Measurement, Determinants and Effects on Country Stability
Edited by Núria Bosch, Marta Espasa and Albert Solé Ollé
Chapter 13: Federalism, Regional Redistribution and Country Stability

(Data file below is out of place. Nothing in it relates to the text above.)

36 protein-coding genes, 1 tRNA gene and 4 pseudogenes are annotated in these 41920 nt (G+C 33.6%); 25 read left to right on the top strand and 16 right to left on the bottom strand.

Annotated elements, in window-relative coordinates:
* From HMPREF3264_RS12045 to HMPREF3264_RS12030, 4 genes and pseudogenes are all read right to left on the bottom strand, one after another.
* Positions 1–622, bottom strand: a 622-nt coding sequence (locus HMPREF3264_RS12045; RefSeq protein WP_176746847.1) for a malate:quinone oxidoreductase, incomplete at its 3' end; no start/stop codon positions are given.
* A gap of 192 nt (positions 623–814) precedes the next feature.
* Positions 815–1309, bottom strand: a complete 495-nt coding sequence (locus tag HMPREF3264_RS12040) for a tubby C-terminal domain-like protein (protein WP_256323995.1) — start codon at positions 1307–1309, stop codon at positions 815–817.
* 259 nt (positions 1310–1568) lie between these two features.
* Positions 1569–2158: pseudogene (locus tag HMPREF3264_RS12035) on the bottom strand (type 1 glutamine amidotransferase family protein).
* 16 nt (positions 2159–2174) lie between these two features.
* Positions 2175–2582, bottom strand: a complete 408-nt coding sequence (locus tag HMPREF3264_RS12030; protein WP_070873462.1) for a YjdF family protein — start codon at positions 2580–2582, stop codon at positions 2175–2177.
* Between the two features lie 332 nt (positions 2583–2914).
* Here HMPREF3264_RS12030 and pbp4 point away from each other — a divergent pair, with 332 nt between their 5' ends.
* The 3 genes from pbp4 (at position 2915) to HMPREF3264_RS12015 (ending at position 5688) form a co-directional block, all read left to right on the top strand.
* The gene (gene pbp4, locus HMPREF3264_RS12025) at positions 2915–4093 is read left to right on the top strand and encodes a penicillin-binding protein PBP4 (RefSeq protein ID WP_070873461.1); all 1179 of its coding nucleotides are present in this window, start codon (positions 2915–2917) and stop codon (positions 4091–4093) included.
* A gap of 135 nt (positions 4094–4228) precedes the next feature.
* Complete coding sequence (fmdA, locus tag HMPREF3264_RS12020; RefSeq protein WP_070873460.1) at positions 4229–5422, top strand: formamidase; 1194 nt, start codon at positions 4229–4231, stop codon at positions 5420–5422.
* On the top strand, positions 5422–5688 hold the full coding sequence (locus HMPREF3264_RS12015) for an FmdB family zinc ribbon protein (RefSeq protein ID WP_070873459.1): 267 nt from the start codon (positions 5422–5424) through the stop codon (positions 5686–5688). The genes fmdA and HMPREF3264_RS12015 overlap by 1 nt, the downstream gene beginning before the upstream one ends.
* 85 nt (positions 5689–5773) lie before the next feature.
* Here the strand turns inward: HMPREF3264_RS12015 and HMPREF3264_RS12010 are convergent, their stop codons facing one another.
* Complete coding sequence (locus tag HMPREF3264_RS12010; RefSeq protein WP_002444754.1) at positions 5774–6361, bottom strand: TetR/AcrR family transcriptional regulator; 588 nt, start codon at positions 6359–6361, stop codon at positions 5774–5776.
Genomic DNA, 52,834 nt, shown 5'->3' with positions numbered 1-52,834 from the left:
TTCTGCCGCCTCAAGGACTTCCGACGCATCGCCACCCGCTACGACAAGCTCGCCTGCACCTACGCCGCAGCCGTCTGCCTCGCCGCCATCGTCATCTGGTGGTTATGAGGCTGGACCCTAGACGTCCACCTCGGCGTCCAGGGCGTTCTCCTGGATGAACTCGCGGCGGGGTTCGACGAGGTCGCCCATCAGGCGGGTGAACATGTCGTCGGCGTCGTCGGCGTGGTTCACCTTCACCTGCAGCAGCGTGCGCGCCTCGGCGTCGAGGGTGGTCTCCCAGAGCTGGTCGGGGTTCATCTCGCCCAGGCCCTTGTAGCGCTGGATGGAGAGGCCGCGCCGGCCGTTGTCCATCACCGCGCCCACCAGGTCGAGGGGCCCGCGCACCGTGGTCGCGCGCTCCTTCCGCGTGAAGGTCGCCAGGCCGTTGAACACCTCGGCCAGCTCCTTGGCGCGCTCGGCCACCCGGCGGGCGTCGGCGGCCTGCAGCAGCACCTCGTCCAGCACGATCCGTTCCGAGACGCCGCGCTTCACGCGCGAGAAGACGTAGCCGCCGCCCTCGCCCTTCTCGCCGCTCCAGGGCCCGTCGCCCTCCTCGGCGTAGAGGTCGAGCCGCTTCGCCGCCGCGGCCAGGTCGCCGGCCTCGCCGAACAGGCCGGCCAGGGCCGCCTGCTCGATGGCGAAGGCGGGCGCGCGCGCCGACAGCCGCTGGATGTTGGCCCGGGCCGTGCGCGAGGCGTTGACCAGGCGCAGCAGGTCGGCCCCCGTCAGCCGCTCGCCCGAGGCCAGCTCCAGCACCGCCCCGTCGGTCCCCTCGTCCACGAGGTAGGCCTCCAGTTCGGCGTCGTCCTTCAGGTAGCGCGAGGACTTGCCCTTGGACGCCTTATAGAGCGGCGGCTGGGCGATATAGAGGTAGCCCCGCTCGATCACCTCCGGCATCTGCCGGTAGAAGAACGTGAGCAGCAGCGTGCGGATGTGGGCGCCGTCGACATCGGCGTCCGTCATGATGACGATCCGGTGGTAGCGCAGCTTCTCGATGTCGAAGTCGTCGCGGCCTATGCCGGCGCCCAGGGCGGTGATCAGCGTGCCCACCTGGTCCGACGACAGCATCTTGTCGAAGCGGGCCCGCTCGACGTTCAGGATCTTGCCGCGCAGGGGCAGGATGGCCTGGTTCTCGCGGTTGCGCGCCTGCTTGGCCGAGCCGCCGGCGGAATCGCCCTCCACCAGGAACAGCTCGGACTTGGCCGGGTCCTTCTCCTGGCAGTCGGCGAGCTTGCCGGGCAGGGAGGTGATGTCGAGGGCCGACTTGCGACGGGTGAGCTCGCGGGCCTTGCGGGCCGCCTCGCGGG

Enrico Spolaore 1 INTRODUCTION In recent decades a large number of new sovereign states has been created through secessions, decolonization and breakup of existing countries. Since 1990, the Soviet Union has split into 15 independent countries, Yugoslavia gave way to six sovereign states (not counting Kosovo), Czechoslovakia broke into two separate states, Eritrea seceded from Ethiopia, Namibia gained independence from South Africa, and Timor Leste left Indonesia. Today there are 193 internationally recognized sovereign states in the world, up from 74 in 1945 (the latest UN member is Montenegro, which joined in 2006). At the same time, numerous countries, while remaining unified, have taken steps towards more regional autonomy and decentralization.1 Regional redistribution, decentralization and federalism have played a prominent role in political debates across Europe (for example, in Belgium, Italy, Spain, the United Kingdom) and all over the world – from Canada to Colombia, from Nigeria to South Africa, from Iraq to India. These trends have motivated a growing literature on the political economy of national borders, which has addressed questions such as: Why do countries break up? What are the costs and benefits of secessions and border redrawing? Are country breakups efficient from an economic perspective? Is the demand for sovereignty and independence connected to the demand for regional decentralization and autonomy within unified countries? Do decentralization and federalism reduce the periphery’s incentives to secede? In this chapter we will review some key concepts and results about the efficiency and stability of national borders from an economic perspective (section...
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